Book review: Groundhug Day, by Anne Marie Pace, illustrated by Christopher Denise

Pace, Anne Marie. Groundhug Day. Illustrated by Christopher Denise. Hyperion, 2017. $17.99. ISBN 9781484753569. 48 pgs. Ages 5+. P8Q8

Did you ever wonder why his shadow makes Groundhog go back underground? In Groundhug Day we learn that Groundhog doesn’t understand shadows and is afraid of them. Moose and his friends are planning a Valentine’s Day party and are worried that Groundhog won’t be able to attend if he sees his shadow and goes back underground. When they realize that he is afraid, they take him outside to show him the fun and beauty of shadows. The soft, glowing illustrations feel old-fashioned and are really, really lovely. Their softness gives a authentic feeling to the spreads where the animals are playing with their shadows. In the end, Groundhog does go back underground because he’s cold, after receiving many hugs, but comes back out just in time for St. Patrick’s Day. I liked that a number of the spring holidays are mentioned (Valentine’s, Groundhog’s, St. Patrick’s, and Easter).

VERDICT: This is a sweet story that celebrates friendship and understanding of others’ points of view. It will be a perfect read-aloud in the spring when kids are looking forward to the upcoming holidays.

June 2019 review by Carol Schramm.


Book review: A Squirrelly Situation, by Jacqueline Kelly, illustrated by Jennifer L. Meyer

Kelly, Jacqueline. A Squirrelly Situation. (Calpurnia Tate Girl Vet series, book 5). Illus. by Jennifer L. Meyer. Holt, 2019. 100p. $15.99. ISBN 978-1-62779-877-8. Ages 8-11. P8Q8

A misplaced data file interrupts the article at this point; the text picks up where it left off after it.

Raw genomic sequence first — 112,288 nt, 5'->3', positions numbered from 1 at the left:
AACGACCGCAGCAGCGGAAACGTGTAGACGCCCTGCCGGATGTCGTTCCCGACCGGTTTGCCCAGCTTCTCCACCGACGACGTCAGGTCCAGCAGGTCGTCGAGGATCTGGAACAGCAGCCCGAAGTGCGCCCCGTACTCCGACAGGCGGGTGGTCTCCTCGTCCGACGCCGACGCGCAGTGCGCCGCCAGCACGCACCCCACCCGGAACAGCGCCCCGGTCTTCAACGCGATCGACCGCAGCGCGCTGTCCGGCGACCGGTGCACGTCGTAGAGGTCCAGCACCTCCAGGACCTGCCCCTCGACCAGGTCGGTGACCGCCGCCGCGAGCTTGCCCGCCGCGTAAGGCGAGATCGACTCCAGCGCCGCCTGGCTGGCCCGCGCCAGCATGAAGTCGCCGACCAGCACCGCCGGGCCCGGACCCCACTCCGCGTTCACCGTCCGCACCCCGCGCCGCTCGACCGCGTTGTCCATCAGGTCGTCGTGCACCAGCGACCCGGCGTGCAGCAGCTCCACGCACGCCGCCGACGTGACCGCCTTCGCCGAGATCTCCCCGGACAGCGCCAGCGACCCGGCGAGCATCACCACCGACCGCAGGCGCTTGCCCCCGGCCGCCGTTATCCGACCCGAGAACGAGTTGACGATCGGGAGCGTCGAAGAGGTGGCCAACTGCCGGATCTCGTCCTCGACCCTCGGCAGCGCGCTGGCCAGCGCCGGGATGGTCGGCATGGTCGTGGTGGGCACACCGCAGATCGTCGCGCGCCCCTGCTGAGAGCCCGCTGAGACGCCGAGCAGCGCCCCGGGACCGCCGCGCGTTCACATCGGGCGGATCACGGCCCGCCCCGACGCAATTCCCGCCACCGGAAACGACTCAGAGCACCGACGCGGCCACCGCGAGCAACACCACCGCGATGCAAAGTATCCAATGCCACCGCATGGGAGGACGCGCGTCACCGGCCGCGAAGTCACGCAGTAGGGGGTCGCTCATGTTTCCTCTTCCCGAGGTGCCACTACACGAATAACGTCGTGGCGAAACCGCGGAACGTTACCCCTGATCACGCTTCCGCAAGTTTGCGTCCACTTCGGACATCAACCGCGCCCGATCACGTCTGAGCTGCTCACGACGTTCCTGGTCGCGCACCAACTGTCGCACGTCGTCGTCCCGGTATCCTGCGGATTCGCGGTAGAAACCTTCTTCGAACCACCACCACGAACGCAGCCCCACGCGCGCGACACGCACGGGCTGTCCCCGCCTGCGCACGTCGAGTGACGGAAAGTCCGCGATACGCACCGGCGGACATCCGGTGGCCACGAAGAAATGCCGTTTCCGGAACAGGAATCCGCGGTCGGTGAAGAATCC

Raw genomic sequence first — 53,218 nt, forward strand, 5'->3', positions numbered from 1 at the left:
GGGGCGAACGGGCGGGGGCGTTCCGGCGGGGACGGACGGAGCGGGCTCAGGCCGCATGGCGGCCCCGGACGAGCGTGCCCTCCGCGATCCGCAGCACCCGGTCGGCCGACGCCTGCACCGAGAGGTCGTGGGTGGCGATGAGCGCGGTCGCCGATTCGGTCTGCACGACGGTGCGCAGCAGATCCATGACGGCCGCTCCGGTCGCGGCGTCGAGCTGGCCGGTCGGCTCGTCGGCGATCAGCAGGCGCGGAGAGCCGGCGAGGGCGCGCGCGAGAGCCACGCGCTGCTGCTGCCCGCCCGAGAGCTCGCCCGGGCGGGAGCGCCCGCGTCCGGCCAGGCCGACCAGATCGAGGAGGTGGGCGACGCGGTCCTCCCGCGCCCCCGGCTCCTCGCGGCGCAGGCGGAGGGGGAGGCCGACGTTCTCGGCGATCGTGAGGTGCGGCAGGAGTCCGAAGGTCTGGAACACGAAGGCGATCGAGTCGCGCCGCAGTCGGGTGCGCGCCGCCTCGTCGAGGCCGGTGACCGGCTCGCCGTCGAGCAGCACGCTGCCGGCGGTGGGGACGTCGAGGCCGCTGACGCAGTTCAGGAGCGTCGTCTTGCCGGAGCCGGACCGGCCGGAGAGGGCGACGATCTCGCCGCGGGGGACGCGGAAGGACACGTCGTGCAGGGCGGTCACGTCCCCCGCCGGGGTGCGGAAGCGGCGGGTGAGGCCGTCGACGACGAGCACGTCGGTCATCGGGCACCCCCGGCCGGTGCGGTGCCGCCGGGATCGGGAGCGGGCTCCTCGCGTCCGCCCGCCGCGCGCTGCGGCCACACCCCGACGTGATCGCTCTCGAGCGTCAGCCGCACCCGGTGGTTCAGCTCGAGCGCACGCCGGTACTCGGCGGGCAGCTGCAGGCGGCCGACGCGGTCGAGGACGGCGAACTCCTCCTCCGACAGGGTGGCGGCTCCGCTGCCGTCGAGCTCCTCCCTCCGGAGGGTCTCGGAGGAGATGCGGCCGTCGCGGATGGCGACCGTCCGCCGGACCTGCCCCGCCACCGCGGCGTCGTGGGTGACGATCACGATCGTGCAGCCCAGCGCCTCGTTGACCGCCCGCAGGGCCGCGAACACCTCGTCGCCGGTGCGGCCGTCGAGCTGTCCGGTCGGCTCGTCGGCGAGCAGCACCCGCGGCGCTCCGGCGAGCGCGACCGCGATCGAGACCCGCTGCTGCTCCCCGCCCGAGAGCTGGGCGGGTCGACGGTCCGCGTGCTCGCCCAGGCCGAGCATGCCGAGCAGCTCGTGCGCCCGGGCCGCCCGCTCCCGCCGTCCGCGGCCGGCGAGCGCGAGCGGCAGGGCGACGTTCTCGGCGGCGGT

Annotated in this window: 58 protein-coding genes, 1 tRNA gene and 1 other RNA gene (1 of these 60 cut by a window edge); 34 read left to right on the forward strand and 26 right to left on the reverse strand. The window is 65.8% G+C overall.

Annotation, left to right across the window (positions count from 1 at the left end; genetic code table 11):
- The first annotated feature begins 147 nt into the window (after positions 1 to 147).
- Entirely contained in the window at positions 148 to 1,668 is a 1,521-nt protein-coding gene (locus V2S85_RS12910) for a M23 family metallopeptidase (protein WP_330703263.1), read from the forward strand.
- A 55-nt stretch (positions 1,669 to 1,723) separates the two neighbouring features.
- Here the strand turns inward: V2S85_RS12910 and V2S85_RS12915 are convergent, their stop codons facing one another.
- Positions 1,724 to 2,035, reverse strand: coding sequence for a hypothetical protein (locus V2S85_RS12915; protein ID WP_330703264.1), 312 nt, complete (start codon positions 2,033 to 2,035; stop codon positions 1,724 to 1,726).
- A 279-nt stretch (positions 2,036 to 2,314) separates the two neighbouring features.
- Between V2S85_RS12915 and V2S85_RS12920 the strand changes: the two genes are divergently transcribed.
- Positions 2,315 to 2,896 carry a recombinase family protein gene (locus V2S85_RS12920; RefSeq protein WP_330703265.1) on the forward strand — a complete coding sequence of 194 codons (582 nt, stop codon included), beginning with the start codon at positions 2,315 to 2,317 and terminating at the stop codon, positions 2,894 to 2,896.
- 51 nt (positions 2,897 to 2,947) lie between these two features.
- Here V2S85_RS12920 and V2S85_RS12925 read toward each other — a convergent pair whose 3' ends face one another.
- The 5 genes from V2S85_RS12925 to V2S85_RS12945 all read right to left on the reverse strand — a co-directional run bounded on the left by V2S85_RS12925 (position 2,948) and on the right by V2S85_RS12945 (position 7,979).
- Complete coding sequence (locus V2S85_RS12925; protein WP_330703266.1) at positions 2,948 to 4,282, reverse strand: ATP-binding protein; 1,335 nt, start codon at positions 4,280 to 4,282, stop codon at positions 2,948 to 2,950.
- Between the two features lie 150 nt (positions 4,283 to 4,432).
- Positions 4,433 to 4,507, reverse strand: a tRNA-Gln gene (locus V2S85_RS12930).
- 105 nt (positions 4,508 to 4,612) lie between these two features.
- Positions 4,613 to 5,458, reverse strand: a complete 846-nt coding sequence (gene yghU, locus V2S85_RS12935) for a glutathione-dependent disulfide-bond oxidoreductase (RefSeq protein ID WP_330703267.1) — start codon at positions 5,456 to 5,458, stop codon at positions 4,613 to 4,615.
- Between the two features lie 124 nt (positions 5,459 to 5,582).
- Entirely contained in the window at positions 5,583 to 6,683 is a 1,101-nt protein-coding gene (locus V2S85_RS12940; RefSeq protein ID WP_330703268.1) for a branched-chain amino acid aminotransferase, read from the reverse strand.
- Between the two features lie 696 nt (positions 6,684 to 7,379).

Characters from Kelly’s Newbery Honor Book The Evolution of Calpurnia Tate and the setting of early 20th century Texas have evolved into an easy series of chapter books in which Callie Vee, who wants to become a veterinarian, typically encounters wounded animals. In this book, her brother brings home an abandoned baby squirrel which is adopted by the family cat. The injury comes when Fluffy the squirrel breaks his tale in a slamming screen door. The book culminates in Emily’s discovery of why a small, lumpy squirrel weighs so much in the community contest to produce the heaviest squirrel.

Verdict: Fluffy’s escapade in the kitchen and the different reactions of family members to the new addition provide the humor in the book, and the black and white drawings enhance the delight of the book. A simple read with some adventure but not a lot of fright.

June 2019 review by Nel Ward.

Book review: The Lost Sloths, by Graham Annable

Annable, Graham. The Lost Sloths. (Peter and Ernesto, book 2). First Second, 2019. 112p. $17.99. ISBN 978-1-62672-572-0. Ages 4-7. P9Q9

In the sequel to A Tale of Two Sloths, the lovable sloth pair again prove that opposites attract as they search for a new home for themselves and their tribe of five after a hurricane takes their beloved tree. Confident Ernesto and careful Peter lead the group through the jungle and face dangers of snakes, ants, and a jaguar while a rampaging group of peccaries keep charging toward them. Their saving grace is a “great tree” and a new friend, the lonely bird who welcome them and saves them from the hungry jaguar. The last five pages provide illustrated “Fun Facts About Sloths!” divided into a “Real Fact” and a “Peter & Ernesto Fact!”

Verdict: As in the first book, travel and danger form the basis of the story which results in a charming collection of different facial and body expressions. Colorful Photoshop panels highlight the warm story about teamwork, cooperation, and friendship among those with a diversity of personalities and needs. Annable shows the same caring and fondness for his characters that they do for each other.

June 2019 review by Nel Ward.

Book review: The Wolf Who Solved the Mystery of the Missing Mask, by Orianne Lallemand, illustrated by Claire Frossard, translated by MaryChris Bradley